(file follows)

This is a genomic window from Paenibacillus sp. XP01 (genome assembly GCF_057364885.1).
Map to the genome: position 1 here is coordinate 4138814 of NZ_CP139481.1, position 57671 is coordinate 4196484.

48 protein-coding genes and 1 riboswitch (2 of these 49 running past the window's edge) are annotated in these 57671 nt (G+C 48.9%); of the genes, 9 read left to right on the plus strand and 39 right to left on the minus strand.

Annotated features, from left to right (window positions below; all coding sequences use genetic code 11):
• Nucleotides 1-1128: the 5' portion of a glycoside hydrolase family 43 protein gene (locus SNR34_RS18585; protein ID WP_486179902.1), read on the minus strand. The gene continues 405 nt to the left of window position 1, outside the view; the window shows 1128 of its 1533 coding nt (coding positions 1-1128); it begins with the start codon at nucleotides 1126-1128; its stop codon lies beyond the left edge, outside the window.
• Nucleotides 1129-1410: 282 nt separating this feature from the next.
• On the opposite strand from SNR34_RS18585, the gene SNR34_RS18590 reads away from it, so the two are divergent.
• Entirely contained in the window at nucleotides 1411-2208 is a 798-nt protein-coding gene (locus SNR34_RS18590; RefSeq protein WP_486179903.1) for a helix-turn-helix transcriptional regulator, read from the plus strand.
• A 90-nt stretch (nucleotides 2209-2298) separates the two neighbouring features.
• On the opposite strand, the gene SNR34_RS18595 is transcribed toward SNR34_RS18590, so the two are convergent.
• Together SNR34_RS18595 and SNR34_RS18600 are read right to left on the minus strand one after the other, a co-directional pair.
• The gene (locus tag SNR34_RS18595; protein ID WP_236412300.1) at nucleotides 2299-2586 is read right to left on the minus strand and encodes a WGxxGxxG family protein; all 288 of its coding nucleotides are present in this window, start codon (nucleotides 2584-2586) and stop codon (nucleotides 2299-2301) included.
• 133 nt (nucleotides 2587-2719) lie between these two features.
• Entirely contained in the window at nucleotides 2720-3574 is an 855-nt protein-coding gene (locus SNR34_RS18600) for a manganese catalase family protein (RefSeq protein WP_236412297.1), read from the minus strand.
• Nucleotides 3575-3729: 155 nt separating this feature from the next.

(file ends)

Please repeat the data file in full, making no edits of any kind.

This is a genomic window from Paenibacillus sp. XP01 (genome assembly GCF_057364885.1).
Map to the genome: position 1 here is coordinate 4138814 of NZ_CP139481.1, position 57671 is coordinate 4196484.

48 protein-coding genes and 1 riboswitch (2 of these 49 running past the window's edge) are annotated in these 57671 nt (G+C 48.9%); of the genes, 9 read left to right on the plus strand and 39 right to left on the minus strand.

Annotated features, from left to right (window positions below; all coding sequences use genetic code 11):
• Nucleotides 1-1128: the 5' portion of a glycoside hydrolase family 43 protein gene (locus SNR34_RS18585; protein ID WP_486179902.1), read on the minus strand. The gene continues 405 nt to the left of window position 1, outside the view; the window shows 1128 of its 1533 coding nt (coding positions 1-1128); it begins with the start codon at nucleotides 1126-1128; its stop codon lies beyond the left edge, outside the window.
• Nucleotides 1129-1410: 282 nt separating this feature from the next.
• On the opposite strand from SNR34_RS18585, the gene SNR34_RS18590 reads away from it, so the two are divergent.
• Entirely contained in the window at nucleotides 1411-2208 is a 798-nt protein-coding gene (locus SNR34_RS18590; RefSeq protein WP_486179903.1) for a helix-turn-helix transcriptional regulator, read from the plus strand.
• A 90-nt stretch (nucleotides 2209-2298) separates the two neighbouring features.
• On the opposite strand, the gene SNR34_RS18595 is transcribed toward SNR34_RS18590, so the two are convergent.
• Together SNR34_RS18595 and SNR34_RS18600 are read right to left on the minus strand one after the other, a co-directional pair.
• The gene (locus tag SNR34_RS18595; protein ID WP_236412300.1) at nucleotides 2299-2586 is read right to left on the minus strand and encodes a WGxxGxxG family protein; all 288 of its coding nucleotides are present in this window, start codon (nucleotides 2584-2586) and stop codon (nucleotides 2299-2301) included.
• 133 nt (nucleotides 2587-2719) lie between these two features.
• Entirely contained in the window at nucleotides 2720-3574 is an 855-nt protein-coding gene (locus SNR34_RS18600) for a manganese catalase family protein (RefSeq protein WP_236412297.1), read from the minus strand.
• Nucleotides 3575-3729: 155 nt separating this feature from the next.